The EdTech field is full of passionate people – developers enthusiastically promoting their products, teachers and students demonstrating a driving curiosity for experimentation in the classroom, school leaders willing to take a risk on investing in emerging tech, and policy-makers tenaciously grappling with how to advise on the myriad technical, ethical, pedagogical and resource issues associated with technology.
And then there are academics (like me) who like to say (pesky) things such as: ‘Results from a rigorously designed mixed method, peer reviewed evaluation on the efficacy of the technology/product/application for learning are required’ – or simply, with a raised eyebrow, ‘Show me the evidence to back up claims that it’s effective for learning.’
I say pesky because as a researcher I sometimes feel like the Grinch who stole the buzz at EduTech.
This is because researchers are immersed in a tradition of critical thinking, question-raising, serious (sometimes heated) debate, and an imperative to always explain that there are limitations and gaps in the studies we do, no matter have well designed or implemented. We are trained to be tough enough to weather the robust critique of our research by colleagues. These are the virtues of the research profession.
We are not here to ‘prove’ a technology works for learning. The best of us make no such assumption or promise. Instead we carefully, within our respective methodological and epistemological (knowledge production) traditions, seek to contribute new knowledge by systematically and ethically collecting information (data), analysing it and making the findings public – to deliberately subject what we have done to public scrutiny and dialogue. This is the definition of research – systematic inquiry made public (Stenhouse, 1981). It’s an old fashioned idea but one that has great value.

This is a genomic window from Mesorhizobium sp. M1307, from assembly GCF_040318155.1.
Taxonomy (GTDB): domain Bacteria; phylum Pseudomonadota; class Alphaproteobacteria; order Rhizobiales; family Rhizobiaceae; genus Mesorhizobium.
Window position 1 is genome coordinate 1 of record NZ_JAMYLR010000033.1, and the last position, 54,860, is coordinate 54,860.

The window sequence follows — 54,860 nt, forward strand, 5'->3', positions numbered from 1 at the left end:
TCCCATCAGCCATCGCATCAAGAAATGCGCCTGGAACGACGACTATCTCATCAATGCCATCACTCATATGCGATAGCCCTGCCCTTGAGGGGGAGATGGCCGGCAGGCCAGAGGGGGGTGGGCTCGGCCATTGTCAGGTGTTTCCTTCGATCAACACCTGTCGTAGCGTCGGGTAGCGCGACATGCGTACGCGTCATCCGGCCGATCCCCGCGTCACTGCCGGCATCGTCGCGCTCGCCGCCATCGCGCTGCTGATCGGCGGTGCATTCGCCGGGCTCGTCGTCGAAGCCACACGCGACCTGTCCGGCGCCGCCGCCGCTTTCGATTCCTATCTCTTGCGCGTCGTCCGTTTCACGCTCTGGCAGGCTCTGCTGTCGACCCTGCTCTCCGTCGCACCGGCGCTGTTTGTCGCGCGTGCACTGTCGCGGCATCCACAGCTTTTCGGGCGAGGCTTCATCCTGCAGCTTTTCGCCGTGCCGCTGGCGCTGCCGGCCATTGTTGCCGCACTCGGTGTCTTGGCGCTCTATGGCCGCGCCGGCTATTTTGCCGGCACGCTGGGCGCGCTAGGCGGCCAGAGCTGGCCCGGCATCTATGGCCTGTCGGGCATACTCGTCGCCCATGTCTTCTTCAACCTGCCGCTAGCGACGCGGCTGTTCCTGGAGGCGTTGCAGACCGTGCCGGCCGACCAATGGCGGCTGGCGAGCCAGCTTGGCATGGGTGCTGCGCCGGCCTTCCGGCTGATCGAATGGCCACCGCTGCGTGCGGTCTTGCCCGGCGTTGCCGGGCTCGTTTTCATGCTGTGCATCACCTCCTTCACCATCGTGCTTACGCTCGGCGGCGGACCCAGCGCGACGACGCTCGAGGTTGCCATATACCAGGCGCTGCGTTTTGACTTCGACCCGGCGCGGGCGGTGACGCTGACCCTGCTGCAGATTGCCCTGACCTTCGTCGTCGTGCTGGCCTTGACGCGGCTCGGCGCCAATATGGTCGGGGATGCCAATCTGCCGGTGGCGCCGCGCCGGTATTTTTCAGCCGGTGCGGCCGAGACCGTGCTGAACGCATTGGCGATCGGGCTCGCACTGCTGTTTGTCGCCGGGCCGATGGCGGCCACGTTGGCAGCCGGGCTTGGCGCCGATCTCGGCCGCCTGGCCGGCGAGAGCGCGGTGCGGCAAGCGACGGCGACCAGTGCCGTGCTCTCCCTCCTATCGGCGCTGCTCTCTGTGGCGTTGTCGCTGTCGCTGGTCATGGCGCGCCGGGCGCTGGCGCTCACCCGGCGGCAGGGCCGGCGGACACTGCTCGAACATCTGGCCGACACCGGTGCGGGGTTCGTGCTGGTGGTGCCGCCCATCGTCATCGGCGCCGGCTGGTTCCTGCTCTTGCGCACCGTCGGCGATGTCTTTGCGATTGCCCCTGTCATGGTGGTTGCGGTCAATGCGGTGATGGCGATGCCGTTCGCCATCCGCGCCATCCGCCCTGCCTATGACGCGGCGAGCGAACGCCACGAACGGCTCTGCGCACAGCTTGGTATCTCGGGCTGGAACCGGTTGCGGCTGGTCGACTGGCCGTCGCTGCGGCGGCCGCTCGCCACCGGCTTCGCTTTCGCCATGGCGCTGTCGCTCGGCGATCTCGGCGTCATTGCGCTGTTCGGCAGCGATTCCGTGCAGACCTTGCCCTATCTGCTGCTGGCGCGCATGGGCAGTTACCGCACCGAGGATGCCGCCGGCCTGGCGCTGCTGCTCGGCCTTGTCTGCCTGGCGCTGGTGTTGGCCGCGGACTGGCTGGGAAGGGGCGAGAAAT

We test hypotheses, investigate phenomena, build and evaluate theory and explore different perspectives to account for trends and patterns as well as outliers or cases that disconfirm the usual. We offer no assurances that we will find what industry wants or hope for their products. This is our job in the EdTech ecosystem.
We maintain a disposition of passionate distance. Passion drives our interest in the EdTech field (and we can take enormous pleasure from using the technology ourselves in our leisure and work lives) but we maintain our intellectual distance so that we can dispassionately evaluate and report on our research. This distance is not pessimism; it is a healthy caution in making claims coupled with a careful approach to checking claims made by others.
This is why some of the practices of the EdTech field leave me a little surprised – like the claims on a giant product poster that X technology can increase learning by X% with no proper reference to where the figure comes from or sense of the quality of its research claim. Or when companies post about their new platform or application which, on closer inspection, appear to be vapourware*. Or when I read that researchers from a big tech firm have ‘encouraging findings’ related to the effectiveness of a learning product but without any details about what these findings actually are or how the data was collected and analysed or where I might find the study reported. Or when I ask a developer, in good faith, for the learning science or pedagogical theory behind what they are selling only to be met with a resounding silence.
It’s a good thing that such practices surprise me. It reminds me that my worldview is not the worldview of others in the EdTech ecosystem – a term that has a little too much food chain connotation for my liking.
Respect for diverse worldviews, expertise and practical wisdom will make for a stronger and more honest sector. And I think the sector needs more voices, more dialogue, more civil debate.
So next time you see me raise an eyebrow or ask a pointy question about something EdTech, know that this is the disposition of a real live researcher and that something useful for everyone might just come out of it.
* The beautifully evocative term vapourware refers to a computing product that is advertised but is not actually available or has not even been made yet.
Stenhouse, L. (1981). What counts as research? British Journal of Educational Studies, 29(2), 103-114.